The importance of building permits to those renovating and to those buying renovated homes
TORONTO, Sept. 13, 2010 – Home renovations are taking place in Canadian homes on a daily basis and at a remarkable speed. Reality television may leave homeowners with the impression that a kitchen can be gutted between commercial breaks, a wall insulated in moments and an exterior addition completed within the hour. Adding value to the sale of your home or simply adding to the enjoyment of your own home is not a new phenomenon for Canadians. However, the lightning speed of these “reality” renovations can mislead the average homeowner in their own renovation plans and leave behind costs that exceed the home’s renovated value.
“Many Canadians consider renovations to increase the value of their property for a sale or immediately after a new home purchase,” says Ray Leclair, an experienced real estate lawyer and vice-president of the TitlePLUS program at Lawyers’ Professional Indemnity Company (LawPRO). “It may be tempting to immediately start tearing down or building up, however, homeowners need to tread carefully, and be sure that they are legally protected with building permits or their reality could be costly.”
While it likely comes as no shock to homeowners that the big jobs (for example, structural changes to a home) need building permits, it may be surprising for some to learn that many of the smaller jobs (such as finishing basements, updating plumbing or electrical equipment, or even adding a wood burning stove) may require permits as well.
Recent statistics released by the Canadian Mortgage and Housing Corporation revealed that 45 per cent of households intend to do some form of maintenance and repairs, while 78 per cent will undertake alterations and improvements. Sixty-eight per cent of households who intend to renovate this year, will do so to update, add value, or prepare to sell their home.
“A dream home purchase can turn into a nightmare if you do not acquire the proper permits or if renovations were done by a previous owner without a permit,” adds Leclair. “The municipality may force you to remove walls, ceilings, cabinets and other finishes so that an inspector can determine if the work complies with the building requirements or in the worst case, remove the improvement entirely – the first step any would-be renovator should take is to speak to their real estate lawyer to ensure that the work they have planned is compliant with municipal codes.”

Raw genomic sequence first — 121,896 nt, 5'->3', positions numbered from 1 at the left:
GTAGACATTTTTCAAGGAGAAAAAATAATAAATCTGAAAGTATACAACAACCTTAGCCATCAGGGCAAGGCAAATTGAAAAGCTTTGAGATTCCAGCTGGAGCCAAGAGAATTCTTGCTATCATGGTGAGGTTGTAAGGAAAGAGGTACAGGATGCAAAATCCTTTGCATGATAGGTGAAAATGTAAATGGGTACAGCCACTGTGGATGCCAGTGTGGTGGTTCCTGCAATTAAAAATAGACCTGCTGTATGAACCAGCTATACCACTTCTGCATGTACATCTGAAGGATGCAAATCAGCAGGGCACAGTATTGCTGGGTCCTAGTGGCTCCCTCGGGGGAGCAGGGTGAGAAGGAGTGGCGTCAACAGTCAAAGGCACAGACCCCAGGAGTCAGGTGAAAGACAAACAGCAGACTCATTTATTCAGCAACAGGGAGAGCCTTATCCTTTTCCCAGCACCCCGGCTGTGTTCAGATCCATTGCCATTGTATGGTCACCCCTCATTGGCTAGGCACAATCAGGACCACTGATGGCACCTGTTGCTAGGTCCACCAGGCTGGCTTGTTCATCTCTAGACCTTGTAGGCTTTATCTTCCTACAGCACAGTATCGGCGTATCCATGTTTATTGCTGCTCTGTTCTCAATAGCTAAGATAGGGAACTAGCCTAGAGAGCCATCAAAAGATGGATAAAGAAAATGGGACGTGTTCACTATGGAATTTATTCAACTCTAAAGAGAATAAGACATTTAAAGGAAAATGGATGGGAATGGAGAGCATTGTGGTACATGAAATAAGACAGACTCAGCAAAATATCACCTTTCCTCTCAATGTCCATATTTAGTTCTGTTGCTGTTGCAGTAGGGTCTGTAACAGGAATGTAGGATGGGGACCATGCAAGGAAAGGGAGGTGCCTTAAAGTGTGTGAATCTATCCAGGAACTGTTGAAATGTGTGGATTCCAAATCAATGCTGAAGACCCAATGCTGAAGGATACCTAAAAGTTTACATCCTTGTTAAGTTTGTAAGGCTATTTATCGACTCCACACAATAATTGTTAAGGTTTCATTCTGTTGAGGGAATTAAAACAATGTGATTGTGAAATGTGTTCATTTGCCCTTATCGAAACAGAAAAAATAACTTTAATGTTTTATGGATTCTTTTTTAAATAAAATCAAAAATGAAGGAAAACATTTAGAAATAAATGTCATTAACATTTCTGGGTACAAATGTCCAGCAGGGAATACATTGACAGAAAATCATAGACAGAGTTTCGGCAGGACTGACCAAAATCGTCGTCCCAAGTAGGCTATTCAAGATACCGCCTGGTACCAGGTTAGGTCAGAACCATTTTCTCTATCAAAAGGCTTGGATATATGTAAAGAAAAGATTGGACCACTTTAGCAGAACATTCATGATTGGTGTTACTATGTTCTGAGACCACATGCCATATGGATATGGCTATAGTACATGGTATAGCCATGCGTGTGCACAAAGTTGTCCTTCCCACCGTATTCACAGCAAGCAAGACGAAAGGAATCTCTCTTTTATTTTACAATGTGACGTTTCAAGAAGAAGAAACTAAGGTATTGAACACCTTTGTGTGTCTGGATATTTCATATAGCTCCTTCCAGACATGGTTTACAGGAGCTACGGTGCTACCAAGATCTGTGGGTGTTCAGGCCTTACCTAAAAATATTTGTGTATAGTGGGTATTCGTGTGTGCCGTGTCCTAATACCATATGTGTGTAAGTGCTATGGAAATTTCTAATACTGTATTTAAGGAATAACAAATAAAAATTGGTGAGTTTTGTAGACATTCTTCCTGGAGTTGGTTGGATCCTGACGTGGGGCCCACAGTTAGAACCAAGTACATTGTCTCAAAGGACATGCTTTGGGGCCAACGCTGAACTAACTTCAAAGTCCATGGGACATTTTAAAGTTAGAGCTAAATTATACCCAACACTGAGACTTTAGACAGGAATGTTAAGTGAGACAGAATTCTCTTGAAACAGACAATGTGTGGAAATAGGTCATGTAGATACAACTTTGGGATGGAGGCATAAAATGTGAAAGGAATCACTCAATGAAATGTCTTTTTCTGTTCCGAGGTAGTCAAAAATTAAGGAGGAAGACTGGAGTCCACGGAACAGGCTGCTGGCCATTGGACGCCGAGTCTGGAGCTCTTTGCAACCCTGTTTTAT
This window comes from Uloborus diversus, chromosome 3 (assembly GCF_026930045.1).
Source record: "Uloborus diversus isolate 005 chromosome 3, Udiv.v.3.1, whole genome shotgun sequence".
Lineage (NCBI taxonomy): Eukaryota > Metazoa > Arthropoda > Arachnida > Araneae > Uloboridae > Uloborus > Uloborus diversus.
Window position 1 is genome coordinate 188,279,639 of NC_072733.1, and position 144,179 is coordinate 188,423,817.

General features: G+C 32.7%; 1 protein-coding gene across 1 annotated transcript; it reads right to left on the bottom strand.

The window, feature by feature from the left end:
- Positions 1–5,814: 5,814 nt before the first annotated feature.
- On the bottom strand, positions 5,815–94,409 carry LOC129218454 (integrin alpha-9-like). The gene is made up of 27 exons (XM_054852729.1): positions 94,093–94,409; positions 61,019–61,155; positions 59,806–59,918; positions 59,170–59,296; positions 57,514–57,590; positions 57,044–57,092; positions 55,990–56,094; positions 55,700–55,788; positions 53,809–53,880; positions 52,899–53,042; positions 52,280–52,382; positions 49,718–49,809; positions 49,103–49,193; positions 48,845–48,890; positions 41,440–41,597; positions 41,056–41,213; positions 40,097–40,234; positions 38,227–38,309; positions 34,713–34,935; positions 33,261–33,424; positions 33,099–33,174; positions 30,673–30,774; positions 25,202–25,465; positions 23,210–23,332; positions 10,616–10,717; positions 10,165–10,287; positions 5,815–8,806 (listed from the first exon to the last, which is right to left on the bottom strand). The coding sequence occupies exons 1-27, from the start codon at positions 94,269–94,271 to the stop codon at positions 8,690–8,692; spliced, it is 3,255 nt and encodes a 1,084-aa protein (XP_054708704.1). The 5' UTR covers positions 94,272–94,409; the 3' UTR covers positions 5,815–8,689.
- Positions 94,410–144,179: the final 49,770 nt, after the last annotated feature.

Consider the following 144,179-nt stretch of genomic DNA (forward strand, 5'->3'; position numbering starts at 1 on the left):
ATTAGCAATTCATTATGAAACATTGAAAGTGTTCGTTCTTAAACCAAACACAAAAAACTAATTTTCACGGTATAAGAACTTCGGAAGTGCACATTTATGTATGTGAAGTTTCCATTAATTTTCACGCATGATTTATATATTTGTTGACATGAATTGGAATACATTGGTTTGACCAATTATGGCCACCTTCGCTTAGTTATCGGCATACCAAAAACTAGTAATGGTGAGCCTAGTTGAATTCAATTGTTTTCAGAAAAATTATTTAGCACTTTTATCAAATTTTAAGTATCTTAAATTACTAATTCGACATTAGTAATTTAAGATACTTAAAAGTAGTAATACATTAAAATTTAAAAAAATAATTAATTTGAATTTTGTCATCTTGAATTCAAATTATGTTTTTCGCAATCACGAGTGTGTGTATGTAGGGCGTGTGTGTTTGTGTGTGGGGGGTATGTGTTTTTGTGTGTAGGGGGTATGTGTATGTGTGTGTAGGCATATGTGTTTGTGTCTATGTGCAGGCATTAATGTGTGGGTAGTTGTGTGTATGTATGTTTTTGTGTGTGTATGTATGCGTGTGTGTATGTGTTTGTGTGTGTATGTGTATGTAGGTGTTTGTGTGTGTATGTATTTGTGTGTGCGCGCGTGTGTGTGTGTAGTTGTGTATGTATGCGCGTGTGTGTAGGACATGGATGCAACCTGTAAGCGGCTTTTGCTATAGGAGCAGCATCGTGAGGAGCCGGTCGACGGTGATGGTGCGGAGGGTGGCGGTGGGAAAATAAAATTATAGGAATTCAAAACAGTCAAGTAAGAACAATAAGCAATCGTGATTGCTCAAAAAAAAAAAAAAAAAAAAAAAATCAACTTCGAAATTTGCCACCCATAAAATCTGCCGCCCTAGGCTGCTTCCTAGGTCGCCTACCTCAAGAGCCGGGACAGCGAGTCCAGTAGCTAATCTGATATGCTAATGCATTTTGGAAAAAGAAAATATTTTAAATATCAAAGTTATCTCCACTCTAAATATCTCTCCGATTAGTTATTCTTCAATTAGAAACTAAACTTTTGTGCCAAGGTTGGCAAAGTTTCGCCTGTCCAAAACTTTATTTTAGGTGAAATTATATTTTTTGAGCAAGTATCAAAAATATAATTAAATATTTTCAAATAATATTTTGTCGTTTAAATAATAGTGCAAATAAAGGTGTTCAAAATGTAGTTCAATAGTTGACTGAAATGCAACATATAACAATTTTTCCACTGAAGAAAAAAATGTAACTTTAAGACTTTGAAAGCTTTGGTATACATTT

What options are available for people in this situation?
Leclair is available to discuss the above, or other common questions homeowners and homebuyers may have about the legal aspects of doing renovations around the home. Some examples include:
- When do municipalities usually require permits?
- What are the risks of doing work without a permit?
- What are the legal options for buyers of homes where work has been done without a permit?
- Can sellers be held responsible if a home has had work done without a permit?
- How can homeowners and home buyers protect themselves?
To help homeowners avoid disappointments, delays or unpleasant surprises, Leclair suggests consulting an experienced real estate lawyer. Another useful resource is the TitlePLUS Real Simple Real Estate Guide, a website with information on what real estate lawyers do, as well as a mortgage calculator, a locate-a-lawyer feature and other tools. It is available free at titleplus.ca.
About LAWPRO and TitlePLUS title Insurance
TitlePLUS title insurance is provided across Canada by Lawyers’ Professional Indemnity Company (LawPRO), a licensed insurer.
TitlePLUS title insurance is the only all-Canadian title insurance product on the market today. It protects home buyers and mortgage lenders under the same policy (and for the same premium) from title-related and other problems that could affect ownership or the marketability of the property, and covers the legal services1 provided by the lawyer who acts for the purchaser and lender. www.lawpro.ca